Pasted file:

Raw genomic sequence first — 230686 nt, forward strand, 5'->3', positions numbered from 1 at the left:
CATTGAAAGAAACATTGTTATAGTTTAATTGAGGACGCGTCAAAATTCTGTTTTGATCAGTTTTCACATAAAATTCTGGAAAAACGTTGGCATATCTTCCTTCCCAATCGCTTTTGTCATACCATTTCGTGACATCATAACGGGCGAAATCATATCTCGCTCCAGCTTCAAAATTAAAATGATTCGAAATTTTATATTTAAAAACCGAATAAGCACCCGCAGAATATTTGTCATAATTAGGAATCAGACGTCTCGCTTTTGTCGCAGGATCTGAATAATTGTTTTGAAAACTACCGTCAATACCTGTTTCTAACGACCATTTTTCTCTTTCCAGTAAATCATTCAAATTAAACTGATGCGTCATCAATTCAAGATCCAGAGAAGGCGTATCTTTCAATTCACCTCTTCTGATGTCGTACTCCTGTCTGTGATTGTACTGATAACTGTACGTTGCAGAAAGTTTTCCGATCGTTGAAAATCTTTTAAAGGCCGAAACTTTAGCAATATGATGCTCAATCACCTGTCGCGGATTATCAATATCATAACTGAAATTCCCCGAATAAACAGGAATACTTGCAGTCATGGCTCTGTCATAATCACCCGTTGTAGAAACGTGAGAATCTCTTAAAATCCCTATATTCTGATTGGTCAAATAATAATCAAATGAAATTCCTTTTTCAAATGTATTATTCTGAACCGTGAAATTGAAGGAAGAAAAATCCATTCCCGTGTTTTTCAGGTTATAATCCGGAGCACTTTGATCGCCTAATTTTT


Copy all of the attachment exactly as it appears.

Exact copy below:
Raw genomic sequence first — 230686 nt, forward strand, 5'->3', positions numbered from 1 at the left:
CATTGAAAGAAACATTGTTATAGTTTAATTGAGGACGCGTCAAAATTCTGTTTTGATCAGTTTTCACATAAAATTCTGGAAAAACGTTGGCATATCTTCCTTCCCAATCGCTTTTGTCATACCATTTCGTGACATCATAACGGGCGAAATCATATCTCGCTCCAGCTTCAAAATTAAAATGATTCGAAATTTTATATTTAAAAACCGAATAAGCACCCGCAGAATATTTGTCATAATTAGGAATCAGACGTCTCGCTTTTGTCGCAGGATCTGAATAATTGTTTTGAAAACTACCGTCAATACCTGTTTCTAACGACCATTTTTCTCTTTCCAGTAAATCATTCAAATTAAACTGATGCGTCATCAATTCAAGATCCAGAGAAGGCGTATCTTTCAATTCACCTCTTCTGATGTCGTACTCCTGTCTGTGATTGTACTGATAACTGTACGTTGCAGAAAGTTTTCCGATCGTTGAAAATCTTTTAAAGGCCGAAACTTTAGCAATATGATGCTCAATCACCTGTCGCGGATTATCAATATCATAACTGAAATTCCCCGAATAAACAGGAATACTTGCAGTCATGGCTCTGTCATAATCACCCGTTGTAGAAACGTGAGAATCTCTTAAAATCCCTATATTCTGATTGGTCAAATAATAATCAAATGAAATTCCTTTTTCAAATGTATTATTCTGAACCGTGAAATTGAAGGAAGAAAAATCCATTCCCGTGTTTTTCAGGTTATAATCCGGAGCACTTTGATCGCCTAATTTTT